Over to you, Sheena!
I used to be a teacher. Like Mr Chips, I’ve taught thousands of teenagers. Most of them, to be honest, I lost interest in once they left school. But there is one set of former pupils I can’t forget, even though I never actually taught them.
There are about one hundred of them. I know all their names, and as much else about them as I’ve been able to find out – the scholarships they won; the teams they played in; the names of the Belfast streets and country parishes they came from. They have names like Cyril and Fred and Percy. They are all boys. They have all been dead for about a hundred years. Most of them are buried, in mainly unmarked graves, in France and Flanders.
The exhibition was lovely, in a poignant kind of way. As was the trip I made that summer to Flanders, visiting as many of the graves as possible. It awakened in me a love of historical research that I’ve never lost. And it left me with a huge amount of information that I never knew quite what to do with but couldn’t bring myself to throw out: not just the details of the hundred boys, but all sorts of information about the school itself during WW1 – the routines; the girls’ fundraising concerts; the making up of parcels to send to Old Boys at the Front. When I left the school, the files and notebooks came with me, and so, in a sense, did the boys and girls of a hundred years ago.
The short stories I wrote and published between 2006-2013 often had a WW1 theme, but I never drew directly on my school research until, last year, I contributed a story, ‘Each Slow Dusk’, to Walker’s anthology The Great War, when I fictionalised details of the school’s war effort, foregrounding the experience (often overlooked in war literature) of a girl. Sixteen-year-old Edith’s dreams of higher education are shattered when she has to leave school to care for her older brother, invalided out of the army with rheumatism. All the stories in The Great War are inspired by artifacts from the war – I used the school magazines I own, a run of five years, from 1914 to 1919.
I’ve always wanted to write a historical novel. But when I was asked, by my regular publishers, Little Island in Dublin, to write a book set around the 1916 Easter Rising for the forthcoming centenary, I was initially reluctant. Irish history is such a minefield, and I’m always aware, as a northerner of mixed heritage, of standing rather on the outside of things. And yes, 1916 was my period but the war was my Thing, not the Rising. I couldn’t write about 1916 Dublin with anything like the confidence – or, to be honest, the interest – that I had about Belfast.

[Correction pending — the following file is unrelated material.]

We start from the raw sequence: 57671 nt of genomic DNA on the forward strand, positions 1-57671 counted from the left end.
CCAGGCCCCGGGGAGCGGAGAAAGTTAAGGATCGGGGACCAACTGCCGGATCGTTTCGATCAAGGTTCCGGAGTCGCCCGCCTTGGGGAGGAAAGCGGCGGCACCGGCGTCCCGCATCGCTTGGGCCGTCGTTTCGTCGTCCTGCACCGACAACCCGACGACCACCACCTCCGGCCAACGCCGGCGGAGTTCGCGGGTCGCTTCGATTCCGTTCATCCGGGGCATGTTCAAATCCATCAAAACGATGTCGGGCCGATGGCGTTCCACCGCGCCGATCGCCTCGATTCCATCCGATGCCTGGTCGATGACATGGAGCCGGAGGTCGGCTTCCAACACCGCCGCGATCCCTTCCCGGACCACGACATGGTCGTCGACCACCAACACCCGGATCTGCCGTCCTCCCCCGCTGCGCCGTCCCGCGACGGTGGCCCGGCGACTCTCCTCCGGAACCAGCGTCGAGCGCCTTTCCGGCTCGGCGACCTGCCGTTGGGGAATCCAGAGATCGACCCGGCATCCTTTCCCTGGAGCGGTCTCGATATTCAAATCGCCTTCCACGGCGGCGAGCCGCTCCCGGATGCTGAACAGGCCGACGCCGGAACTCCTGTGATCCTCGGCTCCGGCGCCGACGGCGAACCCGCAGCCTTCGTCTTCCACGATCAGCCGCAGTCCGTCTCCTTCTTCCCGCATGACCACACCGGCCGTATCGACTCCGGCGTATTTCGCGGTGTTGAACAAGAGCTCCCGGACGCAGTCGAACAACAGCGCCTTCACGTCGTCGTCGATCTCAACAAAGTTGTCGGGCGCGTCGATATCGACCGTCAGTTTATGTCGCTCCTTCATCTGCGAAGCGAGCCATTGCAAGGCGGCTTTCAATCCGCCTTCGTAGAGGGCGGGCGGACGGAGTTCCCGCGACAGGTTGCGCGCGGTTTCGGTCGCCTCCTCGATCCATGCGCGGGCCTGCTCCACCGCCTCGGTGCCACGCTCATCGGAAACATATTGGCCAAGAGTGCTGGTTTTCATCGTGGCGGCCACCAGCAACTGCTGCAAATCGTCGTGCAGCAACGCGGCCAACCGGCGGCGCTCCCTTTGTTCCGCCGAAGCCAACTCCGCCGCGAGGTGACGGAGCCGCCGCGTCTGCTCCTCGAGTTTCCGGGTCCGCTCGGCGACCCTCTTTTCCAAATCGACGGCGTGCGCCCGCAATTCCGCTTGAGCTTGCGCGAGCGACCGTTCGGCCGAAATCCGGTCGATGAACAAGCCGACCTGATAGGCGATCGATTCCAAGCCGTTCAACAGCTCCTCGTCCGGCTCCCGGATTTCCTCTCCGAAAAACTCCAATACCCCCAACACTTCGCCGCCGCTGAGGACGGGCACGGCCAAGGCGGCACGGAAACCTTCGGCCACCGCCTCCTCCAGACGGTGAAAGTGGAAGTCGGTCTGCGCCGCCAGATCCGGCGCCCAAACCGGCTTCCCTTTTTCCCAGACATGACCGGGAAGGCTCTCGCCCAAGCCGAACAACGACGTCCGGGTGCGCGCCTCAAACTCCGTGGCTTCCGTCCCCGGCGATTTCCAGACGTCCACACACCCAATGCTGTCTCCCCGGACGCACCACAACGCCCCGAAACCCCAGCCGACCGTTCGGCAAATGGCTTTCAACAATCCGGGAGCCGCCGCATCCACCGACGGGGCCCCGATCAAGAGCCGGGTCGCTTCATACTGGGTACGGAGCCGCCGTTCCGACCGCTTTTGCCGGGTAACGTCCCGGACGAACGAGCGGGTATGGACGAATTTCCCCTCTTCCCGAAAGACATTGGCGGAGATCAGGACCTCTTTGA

The truth is, I was scared of the Rising. Scared of being told that it wasn’t for the likes of me. Scared of having nothing new to say. Of being accused of cashing in on the centenary.
But then I remembered a paragraph from one of those school magazines: "The Easter holidays were times of great uneasiness and anxiety, on account of the Sinn Fein rebellion. When the first news of it came, most of us were horrified, and disinclined to believe the wild rumours… The boarders living in Dublin and further south west were unable to return at the appointed time…"
Later in the magazine: "We are indebted to one of our Old Boys who is now in Trinity College, Dublin, for an account of his adventures during the rebellion." And I realised that I could write an Easter Rising story set in Belfast, and show how events in Dublin had an effect on people who weren’t necessarily politically inclined. In fact, the very fact that had always made me reluctant to engage in Irish politics was what could make the story interesting, for my heroine, Helen, is like me from a mixed Catholic/Protestant background, with a conflicted and insecure sense of identity, and relatives on either side of the political and cultural divide.
And as soon as I started writing – beginning with a scene in which Helen enrages her staunch Presbyterian aunt with a suggestion that she say a wee prayer to St Anthony, an actual memory from my own 1970s childhood, I was on very firm ground indeed. Helen has schoolmates and cousins caught up in the war, and another cousin caught up in the Rising, just as I grew up with relatives with fiercely opposing views. And in the Northern Ireland of the Troubles years those views mattered just as much as they did in 1916. My relatives, like Helen’s, certainly didn’t know each other.
If History tends to be written by the winners, what of the people who don’t really have a side? People like Helen, people like me? Writing Name Upon Name made me realise the extent to which I had allowed myself to be marginalised by the history of my own country. And so, although in some ways Name Upon Name is my most distant book, set ninety-nine years ago, in other ways it is my most autobiographical.
History can be funny that way.
Magazine photos are by Alison Moore